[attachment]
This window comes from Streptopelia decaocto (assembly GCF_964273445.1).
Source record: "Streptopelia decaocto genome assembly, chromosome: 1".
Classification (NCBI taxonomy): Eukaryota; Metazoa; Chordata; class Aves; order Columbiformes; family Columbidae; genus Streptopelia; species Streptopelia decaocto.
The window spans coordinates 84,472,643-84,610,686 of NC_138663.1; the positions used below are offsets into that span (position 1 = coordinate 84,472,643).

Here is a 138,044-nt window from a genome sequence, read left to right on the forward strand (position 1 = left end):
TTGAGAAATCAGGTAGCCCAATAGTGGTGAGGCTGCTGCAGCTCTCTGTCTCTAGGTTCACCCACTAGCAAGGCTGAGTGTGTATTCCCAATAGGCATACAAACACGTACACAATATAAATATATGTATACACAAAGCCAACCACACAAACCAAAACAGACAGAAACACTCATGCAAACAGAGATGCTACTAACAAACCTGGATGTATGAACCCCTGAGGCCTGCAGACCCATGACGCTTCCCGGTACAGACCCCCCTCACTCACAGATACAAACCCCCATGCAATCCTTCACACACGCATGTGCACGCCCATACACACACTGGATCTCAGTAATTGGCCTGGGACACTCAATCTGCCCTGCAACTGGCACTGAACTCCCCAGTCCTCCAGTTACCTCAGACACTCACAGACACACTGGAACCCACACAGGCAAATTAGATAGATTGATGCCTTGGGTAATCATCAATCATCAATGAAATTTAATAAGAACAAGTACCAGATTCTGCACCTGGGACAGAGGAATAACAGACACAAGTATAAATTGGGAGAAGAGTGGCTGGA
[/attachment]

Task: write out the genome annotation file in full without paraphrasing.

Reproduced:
This window comes from Streptopelia decaocto (assembly GCF_964273445.1).
Source record: "Streptopelia decaocto genome assembly, chromosome: 1".
Classification (NCBI taxonomy): Eukaryota; Metazoa; Chordata; class Aves; order Columbiformes; family Columbidae; genus Streptopelia; species Streptopelia decaocto.
The window spans coordinates 84,472,643-84,610,686 of NC_138663.1; the positions used below are offsets into that span (position 1 = coordinate 84,472,643).

Here is a 138,044-nt window from a genome sequence, read left to right on the forward strand (position 1 = left end):
TTGAGAAATCAGGTAGCCCAATAGTGGTGAGGCTGCTGCAGCTCTCTGTCTCTAGGTTCACCCACTAGCAAGGCTGAGTGTGTATTCCCAATAGGCATACAAACACGTACACAATATAAATATATGTATACACAAAGCCAACCACACAAACCAAAACAGACAGAAACACTCATGCAAACAGAGATGCTACTAACAAACCTGGATGTATGAACCCCTGAGGCCTGCAGACCCATGACGCTTCCCGGTACAGACCCCCCTCACTCACAGATACAAACCCCCATGCAATCCTTCACACACGCATGTGCACGCCCATACACACACTGGATCTCAGTAATTGGCCTGGGACACTCAATCTGCCCTGCAACTGGCACTGAACTCCCCAGTCCTCCAGTTACCTCAGACACTCACAGACACACTGGAACCCACACAGGCAAATTAGATAGATTGATGCCTTGGGTAATCATCAATCATCAATGAAATTTAATAAGAACAAGTACCAGATTCTGCACCTGGGACAGAGGAATAACAGACACAAGTATAAATTGGGAGAAGAGTGGCTGGA